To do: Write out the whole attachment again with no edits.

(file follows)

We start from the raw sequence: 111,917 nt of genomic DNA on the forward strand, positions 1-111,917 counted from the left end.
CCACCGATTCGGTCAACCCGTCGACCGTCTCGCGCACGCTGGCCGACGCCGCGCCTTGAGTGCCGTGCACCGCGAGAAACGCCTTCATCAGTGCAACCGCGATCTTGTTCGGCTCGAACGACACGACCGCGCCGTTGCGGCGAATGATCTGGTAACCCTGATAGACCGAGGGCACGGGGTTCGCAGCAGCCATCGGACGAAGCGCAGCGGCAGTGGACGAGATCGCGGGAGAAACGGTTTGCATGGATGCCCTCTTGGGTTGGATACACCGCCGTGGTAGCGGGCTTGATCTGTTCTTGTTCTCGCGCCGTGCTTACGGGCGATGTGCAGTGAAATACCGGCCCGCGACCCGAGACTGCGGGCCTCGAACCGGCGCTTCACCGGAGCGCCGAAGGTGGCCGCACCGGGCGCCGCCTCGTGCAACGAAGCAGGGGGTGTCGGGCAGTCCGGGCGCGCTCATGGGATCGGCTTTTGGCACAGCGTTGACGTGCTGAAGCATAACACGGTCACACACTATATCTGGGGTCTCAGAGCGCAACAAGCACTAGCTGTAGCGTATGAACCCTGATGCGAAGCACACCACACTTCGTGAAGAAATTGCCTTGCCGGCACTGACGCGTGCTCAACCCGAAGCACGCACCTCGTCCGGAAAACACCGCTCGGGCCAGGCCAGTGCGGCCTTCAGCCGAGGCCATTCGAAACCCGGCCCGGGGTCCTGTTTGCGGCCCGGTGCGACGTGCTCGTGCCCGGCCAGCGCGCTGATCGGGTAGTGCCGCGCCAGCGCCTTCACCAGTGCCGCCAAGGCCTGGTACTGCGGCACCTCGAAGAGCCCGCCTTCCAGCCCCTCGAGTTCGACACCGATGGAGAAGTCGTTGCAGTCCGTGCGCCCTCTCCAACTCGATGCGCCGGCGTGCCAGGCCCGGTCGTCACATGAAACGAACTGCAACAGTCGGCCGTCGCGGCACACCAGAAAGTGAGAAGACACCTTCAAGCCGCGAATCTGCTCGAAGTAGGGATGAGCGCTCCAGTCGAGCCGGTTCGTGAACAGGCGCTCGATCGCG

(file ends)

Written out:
We start from the raw sequence: 111,917 nt of genomic DNA on the forward strand, positions 1-111,917 counted from the left end.
CCACCGATTCGGTCAACCCGTCGACCGTCTCGCGCACGCTGGCCGACGCCGCGCCTTGAGTGCCGTGCACCGCGAGAAACGCCTTCATCAGTGCAACCGCGATCTTGTTCGGCTCGAACGACACGACCGCGCCGTTGCGGCGAATGATCTGGTAACCCTGATAGACCGAGGGCACGGGGTTCGCAGCAGCCATCGGACGAAGCGCAGCGGCAGTGGACGAGATCGCGGGAGAAACGGTTTGCATGGATGCCCTCTTGGGTTGGATACACCGCCGTGGTAGCGGGCTTGATCTGTTCTTGTTCTCGCGCCGTGCTTACGGGCGATGTGCAGTGAAATACCGGCCCGCGACCCGAGACTGCGGGCCTCGAACCGGCGCTTCACCGGAGCGCCGAAGGTGGCCGCACCGGGCGCCGCCTCGTGCAACGAAGCAGGGGGTGTCGGGCAGTCCGGGCGCGCTCATGGGATCGGCTTTTGGCACAGCGTTGACGTGCTGAAGCATAACACGGTCACACACTATATCTGGGGTCTCAGAGCGCAACAAGCACTAGCTGTAGCGTATGAACCCTGATGCGAAGCACACCACACTTCGTGAAGAAATTGCCTTGCCGGCACTGACGCGTGCTCAACCCGAAGCACGCACCTCGTCCGGAAAACACCGCTCGGGCCAGGCCAGTGCGGCCTTCAGCCGAGGCCATTCGAAACCCGGCCCGGGGTCCTGTTTGCGGCCCGGTGCGACGTGCTCGTGCCCGGCCAGCGCGCTGATCGGGTAGTGCCGCGCCAGCGCCTTCACCAGTGCCGCCAAGGCCTGGTACTGCGGCACCTCGAAGAGCCCGCCTTCCAGCCCCTCGAGTTCGACACCGATGGAGAAGTCGTTGCAGTCCGTGCGCCCTCTCCAACTCGATGCGCCGGCGTGCCAGGCCCGGTCGTCACATGAAACGAACTGCAACAGTCGGCCGTCGCGGCACACCAGAAAGTGAGAAGACACCTTCAAGCCGCGAATCTGCTCGAAGTAGGGATGAGCGCTCCAGTCGAGCCGGTTCGTGAACAGGCGCTCGATCGCG